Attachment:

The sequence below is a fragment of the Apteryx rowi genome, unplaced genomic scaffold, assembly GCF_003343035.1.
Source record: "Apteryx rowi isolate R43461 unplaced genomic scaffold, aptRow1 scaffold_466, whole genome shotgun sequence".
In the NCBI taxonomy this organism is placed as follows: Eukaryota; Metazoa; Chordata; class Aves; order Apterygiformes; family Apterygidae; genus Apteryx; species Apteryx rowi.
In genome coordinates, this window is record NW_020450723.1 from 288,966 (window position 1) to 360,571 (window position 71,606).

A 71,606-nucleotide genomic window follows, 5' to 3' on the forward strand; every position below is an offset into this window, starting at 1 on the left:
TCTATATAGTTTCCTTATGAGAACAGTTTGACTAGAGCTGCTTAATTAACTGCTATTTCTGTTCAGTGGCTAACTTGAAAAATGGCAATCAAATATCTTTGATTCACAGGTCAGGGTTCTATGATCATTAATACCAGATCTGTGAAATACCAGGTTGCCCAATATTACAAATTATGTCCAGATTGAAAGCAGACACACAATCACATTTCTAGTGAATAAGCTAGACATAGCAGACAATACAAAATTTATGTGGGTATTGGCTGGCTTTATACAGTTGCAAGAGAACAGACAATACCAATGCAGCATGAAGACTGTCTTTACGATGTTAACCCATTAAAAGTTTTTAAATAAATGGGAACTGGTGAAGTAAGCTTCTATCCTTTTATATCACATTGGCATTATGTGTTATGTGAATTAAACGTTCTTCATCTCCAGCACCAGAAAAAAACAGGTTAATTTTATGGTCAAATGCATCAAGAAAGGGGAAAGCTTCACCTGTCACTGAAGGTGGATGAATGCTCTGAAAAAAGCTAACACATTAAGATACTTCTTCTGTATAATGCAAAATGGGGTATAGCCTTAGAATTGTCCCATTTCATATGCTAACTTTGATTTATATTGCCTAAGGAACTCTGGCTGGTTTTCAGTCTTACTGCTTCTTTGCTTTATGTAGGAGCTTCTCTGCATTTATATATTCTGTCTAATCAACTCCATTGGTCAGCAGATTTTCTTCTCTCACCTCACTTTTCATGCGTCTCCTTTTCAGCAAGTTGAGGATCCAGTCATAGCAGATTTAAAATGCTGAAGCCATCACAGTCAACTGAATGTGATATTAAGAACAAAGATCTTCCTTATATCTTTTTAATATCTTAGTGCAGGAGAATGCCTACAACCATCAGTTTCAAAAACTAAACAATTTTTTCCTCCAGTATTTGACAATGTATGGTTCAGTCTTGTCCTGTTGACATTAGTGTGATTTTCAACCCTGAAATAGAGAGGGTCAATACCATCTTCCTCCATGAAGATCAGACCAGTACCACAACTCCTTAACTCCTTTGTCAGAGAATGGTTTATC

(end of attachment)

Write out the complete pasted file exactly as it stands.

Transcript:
The sequence below is a fragment of the Apteryx rowi genome, unplaced genomic scaffold, assembly GCF_003343035.1.
Source record: "Apteryx rowi isolate R43461 unplaced genomic scaffold, aptRow1 scaffold_466, whole genome shotgun sequence".
In the NCBI taxonomy this organism is placed as follows: Eukaryota; Metazoa; Chordata; class Aves; order Apterygiformes; family Apterygidae; genus Apteryx; species Apteryx rowi.
In genome coordinates, this window is record NW_020450723.1 from 288,966 (window position 1) to 360,571 (window position 71,606).

A 71,606-nucleotide genomic window follows, 5' to 3' on the forward strand; every position below is an offset into this window, starting at 1 on the left:
TCTATATAGTTTCCTTATGAGAACAGTTTGACTAGAGCTGCTTAATTAACTGCTATTTCTGTTCAGTGGCTAACTTGAAAAATGGCAATCAAATATCTTTGATTCACAGGTCAGGGTTCTATGATCATTAATACCAGATCTGTGAAATACCAGGTTGCCCAATATTACAAATTATGTCCAGATTGAAAGCAGACACACAATCACATTTCTAGTGAATAAGCTAGACATAGCAGACAATACAAAATTTATGTGGGTATTGGCTGGCTTTATACAGTTGCAAGAGAACAGACAATACCAATGCAGCATGAAGACTGTCTTTACGATGTTAACCCATTAAAAGTTTTTAAATAAATGGGAACTGGTGAAGTAAGCTTCTATCCTTTTATATCACATTGGCATTATGTGTTATGTGAATTAAACGTTCTTCATCTCCAGCACCAGAAAAAAACAGGTTAATTTTATGGTCAAATGCATCAAGAAAGGGGAAAGCTTCACCTGTCACTGAAGGTGGATGAATGCTCTGAAAAAAGCTAACACATTAAGATACTTCTTCTGTATAATGCAAAATGGGGTATAGCCTTAGAATTGTCCCATTTCATATGCTAACTTTGATTTATATTGCCTAAGGAACTCTGGCTGGTTTTCAGTCTTACTGCTTCTTTGCTTTATGTAGGAGCTTCTCTGCATTTATATATTCTGTCTAATCAACTCCATTGGTCAGCAGATTTTCTTCTCTCACCTCACTTTTCATGCGTCTCCTTTTCAGCAAGTTGAGGATCCAGTCATAGCAGATTTAAAATGCTGAAGCCATCACAGTCAACTGAATGTGATATTAAGAACAAAGATCTTCCTTATATCTTTTTAATATCTTAGTGCAGGAGAATGCCTACAACCATCAGTTTCAAAAACTAAACAATTTTTTCCTCCAGTATTTGACAATGTATGGTTCAGTCTTGTCCTGTTGACATTAGTGTGATTTTCAACCCTGAAATAGAGAGGGTCAATACCATCTTCCTCCATGAAGATCAGACCAGTACCACAACTCCTTAACTCCTTTGTCAGAGAATGGTTTATC